11 Ways To Inspire Positivity During The Pandemic

At first, it seemed pretty awesome. A spontaneous staycation, if you will. A couple of weeks off from school—and with no schoolwork to boot. But then, homeschooling kicked in, and the reality of having your child with you 24/7 started to sink in. Days are starting to blur together, snacks are being served nonstop, and there seems to be no end in sight. Families are cut off from loved ones, birthday parties are all but over, and friends are relegated to drive by honks and socially distanced waves. So is it no wonder that you and your fam might be feeling a little depressed? If the quarantine has you feeling down, these 11 ways to inspire positivity during the pandemic just might make all of you feel better.

Now more than ever it’s important to keep your kiddos feeling upbeat and inspired. “Helping others makes kids (and adults) feel more connected during this time of isolation, which benefits mental health and well-being,” says Dr. Donna Housman, a clinical child psychologist and founder of the Boston-based Housman Institute, an early childhood training, research and advocacy organization and its lab school, Beginnings. But if you thought that this was just something for your kids to do, think again. “Parents can and should participate in these kinds of activities too,” says Housman. “Modeling ethical behavior by doing things like looking after neighbors and older relatives, practicing social distancing, and making the sacrifices that are necessary to deal with COVID19 teaches kids about compassion and empathy.”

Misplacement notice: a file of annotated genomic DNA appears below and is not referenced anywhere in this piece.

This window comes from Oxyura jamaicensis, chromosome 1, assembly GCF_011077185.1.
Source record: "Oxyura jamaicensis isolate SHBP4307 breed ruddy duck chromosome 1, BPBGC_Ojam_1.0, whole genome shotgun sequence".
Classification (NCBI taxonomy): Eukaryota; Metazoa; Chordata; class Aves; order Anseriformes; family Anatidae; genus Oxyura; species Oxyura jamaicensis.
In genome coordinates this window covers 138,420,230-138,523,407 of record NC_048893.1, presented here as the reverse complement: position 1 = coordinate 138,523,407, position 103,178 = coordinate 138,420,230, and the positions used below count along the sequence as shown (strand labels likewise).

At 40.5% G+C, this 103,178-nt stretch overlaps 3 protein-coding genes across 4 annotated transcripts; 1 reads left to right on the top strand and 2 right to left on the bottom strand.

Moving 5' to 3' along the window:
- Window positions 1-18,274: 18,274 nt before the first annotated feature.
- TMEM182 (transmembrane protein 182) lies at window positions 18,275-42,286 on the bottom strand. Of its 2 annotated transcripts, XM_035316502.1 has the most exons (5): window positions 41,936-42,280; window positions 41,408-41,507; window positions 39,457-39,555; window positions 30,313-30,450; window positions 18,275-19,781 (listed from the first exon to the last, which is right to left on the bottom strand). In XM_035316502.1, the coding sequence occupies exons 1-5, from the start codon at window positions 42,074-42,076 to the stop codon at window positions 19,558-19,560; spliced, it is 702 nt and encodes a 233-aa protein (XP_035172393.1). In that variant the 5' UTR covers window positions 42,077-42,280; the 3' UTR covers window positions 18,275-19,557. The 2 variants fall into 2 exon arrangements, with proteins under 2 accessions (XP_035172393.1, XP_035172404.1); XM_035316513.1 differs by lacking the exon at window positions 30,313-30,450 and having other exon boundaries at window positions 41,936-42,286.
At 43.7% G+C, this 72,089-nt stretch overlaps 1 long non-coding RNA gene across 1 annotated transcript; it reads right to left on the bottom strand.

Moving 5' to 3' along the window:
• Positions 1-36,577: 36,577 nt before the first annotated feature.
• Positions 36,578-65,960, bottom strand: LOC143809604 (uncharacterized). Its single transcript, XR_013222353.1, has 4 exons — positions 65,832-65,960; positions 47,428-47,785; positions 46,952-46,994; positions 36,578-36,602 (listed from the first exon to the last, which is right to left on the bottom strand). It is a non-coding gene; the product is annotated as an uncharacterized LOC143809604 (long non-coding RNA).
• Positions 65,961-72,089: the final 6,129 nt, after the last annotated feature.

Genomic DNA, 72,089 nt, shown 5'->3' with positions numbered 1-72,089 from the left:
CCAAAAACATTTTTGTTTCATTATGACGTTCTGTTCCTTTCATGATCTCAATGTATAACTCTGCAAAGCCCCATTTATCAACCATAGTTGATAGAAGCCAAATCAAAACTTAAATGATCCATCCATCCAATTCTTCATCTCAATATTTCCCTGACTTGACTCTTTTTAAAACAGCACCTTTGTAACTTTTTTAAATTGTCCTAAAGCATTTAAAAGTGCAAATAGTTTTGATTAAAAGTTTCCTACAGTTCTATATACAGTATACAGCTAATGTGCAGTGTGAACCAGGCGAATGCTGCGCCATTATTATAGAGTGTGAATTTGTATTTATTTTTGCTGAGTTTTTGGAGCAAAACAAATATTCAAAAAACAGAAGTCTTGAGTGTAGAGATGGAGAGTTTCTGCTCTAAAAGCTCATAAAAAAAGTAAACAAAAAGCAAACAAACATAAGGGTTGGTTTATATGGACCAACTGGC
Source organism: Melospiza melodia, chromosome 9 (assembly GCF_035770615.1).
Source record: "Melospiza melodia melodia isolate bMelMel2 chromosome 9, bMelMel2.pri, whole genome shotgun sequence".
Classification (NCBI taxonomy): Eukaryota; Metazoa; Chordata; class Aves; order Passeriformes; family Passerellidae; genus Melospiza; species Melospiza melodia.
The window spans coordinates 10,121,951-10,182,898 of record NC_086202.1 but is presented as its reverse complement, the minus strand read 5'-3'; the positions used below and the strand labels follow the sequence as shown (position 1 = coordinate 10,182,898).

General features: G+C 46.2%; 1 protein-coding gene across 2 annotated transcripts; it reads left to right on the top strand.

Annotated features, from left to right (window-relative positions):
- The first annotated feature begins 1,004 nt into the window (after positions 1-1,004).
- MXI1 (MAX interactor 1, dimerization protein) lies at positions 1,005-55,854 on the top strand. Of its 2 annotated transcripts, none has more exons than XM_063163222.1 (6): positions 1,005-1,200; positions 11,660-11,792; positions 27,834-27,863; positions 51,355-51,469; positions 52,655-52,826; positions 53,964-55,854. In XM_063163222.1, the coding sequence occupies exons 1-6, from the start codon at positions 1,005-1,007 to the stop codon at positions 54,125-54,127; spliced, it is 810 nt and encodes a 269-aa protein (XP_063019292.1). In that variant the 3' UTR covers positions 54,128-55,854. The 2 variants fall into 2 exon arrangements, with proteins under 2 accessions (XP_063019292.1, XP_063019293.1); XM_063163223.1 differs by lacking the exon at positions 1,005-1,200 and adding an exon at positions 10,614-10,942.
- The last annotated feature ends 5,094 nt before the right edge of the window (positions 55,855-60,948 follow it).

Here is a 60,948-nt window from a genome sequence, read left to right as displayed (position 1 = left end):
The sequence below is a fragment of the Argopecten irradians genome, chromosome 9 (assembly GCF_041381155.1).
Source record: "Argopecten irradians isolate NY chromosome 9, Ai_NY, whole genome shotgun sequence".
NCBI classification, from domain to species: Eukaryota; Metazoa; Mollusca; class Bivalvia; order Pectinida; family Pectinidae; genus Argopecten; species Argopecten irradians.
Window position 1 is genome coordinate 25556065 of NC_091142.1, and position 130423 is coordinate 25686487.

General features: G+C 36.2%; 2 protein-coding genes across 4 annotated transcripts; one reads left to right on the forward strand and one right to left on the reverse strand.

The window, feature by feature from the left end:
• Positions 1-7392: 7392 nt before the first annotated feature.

So even though we’re all experiencing difficult emotions and anxieties, it’s critical in times like these to remember to leave room for positivity and the spreading of joy and community. Here’s how.

1. Cook Meals For Those Less Fortunate

If you’re finding yourself in the kitchen more frequently, put all those fridge trips to good use. You can cook for a neighbor who might not be able to get out as much, or for someone less fortunate than your family. By its very nature, cooking

2. Make Masks For Neighbors And Friends

Since social distancing started, masks can be in short supply. That’s why it might be time to break out the sewing machine and make some masks. Of course, you can create some for your family, but you can also make some additional ones to hand out to healthcare and frontline workers as well.

3. Create Lawn Signs For Frontline Workers

For frontline and essential workers, going into their jobs every day can be a scary thing. So in order to give them a boost on their way to work, your family can make some lawn signs. They can say something as simple as “Thank You Healthcare & Frontline Workers” so that they feel that sense of appreciation for all that they’re doing to help others.

4. Start A Fundraiser

Unemployment rates are skyrocketing because of the Coronavirus. If you know of a family that might be struggling due to a shortage of jobs, your family can always start a fundraiser to help them make ends meet. Share your fundraiser on social media so that the word spreads—and you meet your monetary goals.

5. Make Your Block Beautiful

Spending all that time at home can be fun at first, but then eventually you’re going to run out of things to do. That’s when you can look outdoors for some inspiration—literally. If you’ve been putting off a planting project, now’s the time to start growing your garden. You may even want to plant some extra bulbs for your neighbor, and soon, your whole neighborhood will be beautiful.

6. Bake Together